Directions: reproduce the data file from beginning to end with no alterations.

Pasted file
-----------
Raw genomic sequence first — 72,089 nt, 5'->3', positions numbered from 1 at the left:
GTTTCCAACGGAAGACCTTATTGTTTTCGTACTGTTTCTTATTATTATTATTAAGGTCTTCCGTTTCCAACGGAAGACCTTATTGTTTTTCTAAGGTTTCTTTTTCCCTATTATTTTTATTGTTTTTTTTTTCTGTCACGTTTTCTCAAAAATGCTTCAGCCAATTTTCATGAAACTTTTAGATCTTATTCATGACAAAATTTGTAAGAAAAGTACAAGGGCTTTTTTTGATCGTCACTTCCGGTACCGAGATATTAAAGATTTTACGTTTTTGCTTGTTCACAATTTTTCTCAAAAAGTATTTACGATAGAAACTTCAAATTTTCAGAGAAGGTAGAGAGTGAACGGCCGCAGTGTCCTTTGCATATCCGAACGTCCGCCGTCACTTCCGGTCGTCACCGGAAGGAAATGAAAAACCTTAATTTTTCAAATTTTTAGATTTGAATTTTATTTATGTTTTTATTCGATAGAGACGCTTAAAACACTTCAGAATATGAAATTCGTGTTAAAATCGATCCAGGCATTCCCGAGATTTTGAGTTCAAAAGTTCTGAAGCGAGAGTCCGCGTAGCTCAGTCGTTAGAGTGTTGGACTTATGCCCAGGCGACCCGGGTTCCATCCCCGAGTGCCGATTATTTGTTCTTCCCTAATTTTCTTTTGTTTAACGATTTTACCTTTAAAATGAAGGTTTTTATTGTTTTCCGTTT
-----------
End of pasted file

Raw genomic sequence first — 72,089 nt, 5'->3', positions numbered from 1 at the left:
GTTTCCAACGGAAGACCTTATTGTTTTCGTACTGTTTCTTATTATTATTATTAAGGTCTTCCGTTTCCAACGGAAGACCTTATTGTTTTTCTAAGGTTTCTTTTTCCCTATTATTTTTATTGTTTTTTTTTTCTGTCACGTTTTCTCAAAAATGCTTCAGCCAATTTTCATGAAACTTTTAGATCTTATTCATGACAAAATTTGTAAGAAAAGTACAAGGGCTTTTTTTGATCGTCACTTCCGGTACCGAGATATTAAAGATTTTACGTTTTTGCTTGTTCACAATTTTTCTCAAAAAGTATTTACGATAGAAACTTCAAATTTTCAGAGAAGGTAGAGAGTGAACGGCCGCAGTGTCCTTTGCATATCCGAACGTCCGCCGTCACTTCCGGTCGTCACCGGAAGGAAATGAAAAACCTTAATTTTTCAAATTTTTAGATTTGAATTTTATTTATGTTTTTATTCGATAGAGACGCTTAAAACACTTCAGAATATGAAATTCGTGTTAAAATCGATCCAGGCATTCCCGAGATTTTGAGTTCAAAAGTTCTGAAGCGAGAGTCCGCGTAGCTCAGTCGTTAGAGTGTTGGACTTATGCCCAGGCGACCCGGGTTCCATCCCCGAGTGCCGATTATTTGTTCTTCCCTAATTTTCTTTTGTTTAACGATTTTACCTTTAAAATGAAGGTTTTTATTGTTTTCCGTTT